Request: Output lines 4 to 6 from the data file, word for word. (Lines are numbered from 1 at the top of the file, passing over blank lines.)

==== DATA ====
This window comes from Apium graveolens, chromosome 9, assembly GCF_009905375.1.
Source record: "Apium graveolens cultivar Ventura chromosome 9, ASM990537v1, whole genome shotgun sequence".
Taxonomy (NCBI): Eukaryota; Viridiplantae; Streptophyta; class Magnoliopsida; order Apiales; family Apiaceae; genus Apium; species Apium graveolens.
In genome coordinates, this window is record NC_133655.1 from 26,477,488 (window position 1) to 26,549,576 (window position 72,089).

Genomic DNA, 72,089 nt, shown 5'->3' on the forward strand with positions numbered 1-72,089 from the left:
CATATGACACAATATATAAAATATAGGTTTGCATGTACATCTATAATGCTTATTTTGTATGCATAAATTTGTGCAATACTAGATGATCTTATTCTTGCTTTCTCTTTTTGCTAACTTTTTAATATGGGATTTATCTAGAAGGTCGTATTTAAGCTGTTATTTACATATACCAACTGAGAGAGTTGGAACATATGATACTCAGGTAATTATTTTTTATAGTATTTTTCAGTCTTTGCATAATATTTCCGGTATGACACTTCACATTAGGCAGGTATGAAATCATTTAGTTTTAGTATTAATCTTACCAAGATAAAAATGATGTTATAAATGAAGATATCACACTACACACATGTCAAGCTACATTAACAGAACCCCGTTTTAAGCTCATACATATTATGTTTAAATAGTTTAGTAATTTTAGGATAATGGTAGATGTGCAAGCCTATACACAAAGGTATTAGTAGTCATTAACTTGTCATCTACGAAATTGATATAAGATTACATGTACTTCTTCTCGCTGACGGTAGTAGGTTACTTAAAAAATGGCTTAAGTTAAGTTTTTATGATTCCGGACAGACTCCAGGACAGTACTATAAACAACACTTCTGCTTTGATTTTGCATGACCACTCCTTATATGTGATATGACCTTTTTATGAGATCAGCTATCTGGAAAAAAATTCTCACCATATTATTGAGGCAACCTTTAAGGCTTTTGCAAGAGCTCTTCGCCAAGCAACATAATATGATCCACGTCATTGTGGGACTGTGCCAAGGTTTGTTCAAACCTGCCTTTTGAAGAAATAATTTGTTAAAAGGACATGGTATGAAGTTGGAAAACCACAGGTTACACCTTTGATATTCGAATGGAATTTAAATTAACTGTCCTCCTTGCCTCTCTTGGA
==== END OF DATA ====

In genome coordinates, this window is record NC_133655.1 from 26,477,488 (window position 1) to 26,549,576 (window position 72,089).

Genomic DNA, 72,089 nt, shown 5'->3' on the forward strand with positions numbered 1-72,089 from the left:
CATATGACACAATATATAAAATATAGGTTTGCATGTACATCTATAATGCTTATTTTGTATGCATAAATTTGTGCAATACTAGATGATCTTATTCTTGCTTTCTCTTTTTGCTAACTTTTTAATATGGGATTTATCTAGAAGGTCGTATTTAAGCTGTTATTTACATATACCAACTGAGAGAGTTGGAACATATGATACTCAGGTAATTATTTTTTATAGTATTTTTCAGTCTTTGCATAATATTTCCGGTATGACACTTCACATTAGGCAGGTATGAAATCATTTAGTTTTAGTATTAATCTTACCAAGATAAAAATGATGTTATAAATGAAGATATCACACTACACACATGTCAAGCTACATTAACAGAACCCCGTTTTAAGCTCATACATATTATGTTTAAATAGTTTAGTAATTTTAGGATAATGGTAGATGTGCAAGCCTATACACAAAGGTATTAGTAGTCATTAACTTGTCATCTACGAAATTGATATAAGATTACATGTACTTCTTCTCGCTGACGGTAGTAGGTTACTTAAAAAATGGCTTAAGTTAAGTTTTTATGATTCCGGACAGACTCCAGGACAGTACTATAAACAACACTTCTGCTTTGATTTTGCATGACCACTCCTTATATGTGATATGACCTTTTTATGAGATCAGCTATCTGGAAAAAAATTCTCACCATATTATTGAGGCAACCTTTAAGGCTTTTGCAAGAGCTCTTCGCCAAGCAACATAATATGATCCACGTCATTGTGGGACTGTGCCAAGGTTTGTTCAAACCTGCCTTTTGAAGAAATAATTTGTTAAAAGGACATGGTATGAAGTTGGAAAACCACAGGTTACACCTTTGATATTCGAATGGAATTTAAATTAACTGTCCTCCTTGCCTCTCTTGGA